FIG. 4 illustrates the manner of attachment of the flashing cap 30 to the molding 10 according to the present invention. The molding 10 has a channel 40 extending horizontally parallel to the wall 20 of the building 12. The channel 40 has an upper opening 42 which extends along the upper surface 14. A anchor insert 44 extends through the channel 40, having a top face 46 that is exposed through the upper opening 42 in the channel 40. The flashing cap 30 is preferably secured to the anchor insert 44 by screws 45 which extend through the flashing cap 30 and then into the top face 46 of the anchor insert 44. The channel is shaped so that a vertical force acting on the anchor insert 44 is distributed to the molding 10 without ripping the foam around the channel 40 and pulling the anchor insert 44 out of the channel 40. By having a tight fit between the anchor insert 44 and the channel, the molding 10 is indirectly, yet rigidly attached to the flashing cap 30. Thus the flashing cap 30 is held securely to the molding 10 without the need for a plywood intermediate layer.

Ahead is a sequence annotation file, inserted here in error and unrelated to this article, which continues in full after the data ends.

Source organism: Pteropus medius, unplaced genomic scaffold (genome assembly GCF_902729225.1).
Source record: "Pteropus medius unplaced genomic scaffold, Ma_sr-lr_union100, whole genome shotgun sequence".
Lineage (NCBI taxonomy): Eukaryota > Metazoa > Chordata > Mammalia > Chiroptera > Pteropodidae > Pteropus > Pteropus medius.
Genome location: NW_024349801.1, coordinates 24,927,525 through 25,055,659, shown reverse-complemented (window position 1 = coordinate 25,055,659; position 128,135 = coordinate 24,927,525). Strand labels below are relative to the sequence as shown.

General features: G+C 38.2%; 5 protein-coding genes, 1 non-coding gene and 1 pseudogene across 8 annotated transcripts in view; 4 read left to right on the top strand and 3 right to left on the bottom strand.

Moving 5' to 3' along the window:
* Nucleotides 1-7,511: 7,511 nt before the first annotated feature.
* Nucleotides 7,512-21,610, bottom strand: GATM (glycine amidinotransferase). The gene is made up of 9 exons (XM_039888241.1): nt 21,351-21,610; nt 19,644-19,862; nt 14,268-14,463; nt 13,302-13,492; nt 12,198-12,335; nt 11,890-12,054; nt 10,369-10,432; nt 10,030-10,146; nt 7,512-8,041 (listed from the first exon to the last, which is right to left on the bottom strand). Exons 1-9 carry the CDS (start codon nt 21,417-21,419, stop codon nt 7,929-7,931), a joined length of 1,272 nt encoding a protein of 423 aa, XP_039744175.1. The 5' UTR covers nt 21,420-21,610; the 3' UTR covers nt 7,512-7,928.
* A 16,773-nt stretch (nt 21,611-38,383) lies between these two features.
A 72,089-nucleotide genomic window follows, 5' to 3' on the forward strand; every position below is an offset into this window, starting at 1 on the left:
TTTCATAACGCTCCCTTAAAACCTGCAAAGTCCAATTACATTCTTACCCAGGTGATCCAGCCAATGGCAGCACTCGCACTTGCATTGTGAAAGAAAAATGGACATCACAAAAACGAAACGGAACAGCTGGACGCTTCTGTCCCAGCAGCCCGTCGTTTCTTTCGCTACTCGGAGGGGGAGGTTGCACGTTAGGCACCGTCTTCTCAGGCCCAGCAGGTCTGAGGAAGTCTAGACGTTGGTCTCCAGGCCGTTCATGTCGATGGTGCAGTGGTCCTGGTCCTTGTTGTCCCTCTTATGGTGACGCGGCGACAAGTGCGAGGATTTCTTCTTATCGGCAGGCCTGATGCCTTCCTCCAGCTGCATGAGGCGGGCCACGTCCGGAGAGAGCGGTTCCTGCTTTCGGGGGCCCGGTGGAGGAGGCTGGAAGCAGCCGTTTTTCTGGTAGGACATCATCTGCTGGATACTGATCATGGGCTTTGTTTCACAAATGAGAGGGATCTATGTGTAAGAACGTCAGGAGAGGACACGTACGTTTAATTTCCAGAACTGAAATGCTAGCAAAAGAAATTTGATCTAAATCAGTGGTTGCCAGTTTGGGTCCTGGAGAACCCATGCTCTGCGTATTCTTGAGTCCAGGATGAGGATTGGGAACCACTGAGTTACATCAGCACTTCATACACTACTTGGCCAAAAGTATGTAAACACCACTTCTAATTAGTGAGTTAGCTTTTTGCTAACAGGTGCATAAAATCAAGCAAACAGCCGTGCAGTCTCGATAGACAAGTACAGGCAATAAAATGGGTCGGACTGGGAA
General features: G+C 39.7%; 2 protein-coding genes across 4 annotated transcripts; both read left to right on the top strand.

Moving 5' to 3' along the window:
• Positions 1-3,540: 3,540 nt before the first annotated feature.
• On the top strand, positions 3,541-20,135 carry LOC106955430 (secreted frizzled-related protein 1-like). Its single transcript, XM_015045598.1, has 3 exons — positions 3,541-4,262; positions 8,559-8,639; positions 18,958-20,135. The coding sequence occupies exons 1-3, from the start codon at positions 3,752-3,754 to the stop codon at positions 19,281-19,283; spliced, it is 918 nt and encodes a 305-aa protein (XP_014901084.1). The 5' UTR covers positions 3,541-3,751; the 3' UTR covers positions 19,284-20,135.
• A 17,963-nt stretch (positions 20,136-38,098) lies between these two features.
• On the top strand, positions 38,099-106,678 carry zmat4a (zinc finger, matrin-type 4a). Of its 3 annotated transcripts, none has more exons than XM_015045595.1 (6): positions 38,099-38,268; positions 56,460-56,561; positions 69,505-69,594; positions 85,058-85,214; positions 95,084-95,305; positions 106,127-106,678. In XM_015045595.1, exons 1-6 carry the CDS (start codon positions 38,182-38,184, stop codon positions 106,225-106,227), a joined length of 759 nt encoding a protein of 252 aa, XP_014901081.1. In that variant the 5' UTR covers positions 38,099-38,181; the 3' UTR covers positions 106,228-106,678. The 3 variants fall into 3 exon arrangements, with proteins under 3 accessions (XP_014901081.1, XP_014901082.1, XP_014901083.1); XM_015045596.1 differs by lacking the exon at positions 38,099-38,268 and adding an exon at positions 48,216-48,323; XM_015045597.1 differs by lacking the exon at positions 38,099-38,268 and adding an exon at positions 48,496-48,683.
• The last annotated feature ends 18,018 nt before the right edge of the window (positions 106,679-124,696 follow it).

FIG. 2 illustrates that the channel 40 extends lengthwise along the molding 10, thus the channel extends parallel to the upper surface 14 of the molding 10, and to the inner surface 16 of the molding 10. "Lengthwise" refers to a direction orthogonal to the cross section of the molding 10 as illustrated in FIG. 2.
FIG. 5 and 6 illustrate a further embodiment of the invention, in which the channel 40 is cross-sectionally "Dutch hat" shaped, and wherein the anchor insert 44 has a matching "Dutch hat" shape. In the first embodiment, the anchor insert is preferably a "dove-tail" cross-sectioned wood strip. However, in the further embodiment illustrated in FIGS. 5 and 6, the anchor insert 44 is metal and thus has several transverse extensions 48 extending horizontally within the molding 10 to hold the anchor insert 44 securely within the channel 40 which has a matching shape. Other suitable cross sectional shapes for the further embodiment of the anchor insert 44 include t-shapes and right angle shapes.
Once the flashing 30 is securely held in place, appropriate steps can be taken to coat and finish the molding to provide a seamless appearance that matches the rest of the building.
In conclusion, herein is presented a system for securing a molding to a parapet, while eliminating a serious flaw in the current procedure: the intermediate plywood layer between the foam molding and the flashing cap. The flashing cap extends directly over the molding without plywood therebetween. The plywood may be eliminated because of the presence of the anchor insert extending within the foam molding, the anchor insert thereby allowing the flashing cap to be secured to the foam molding.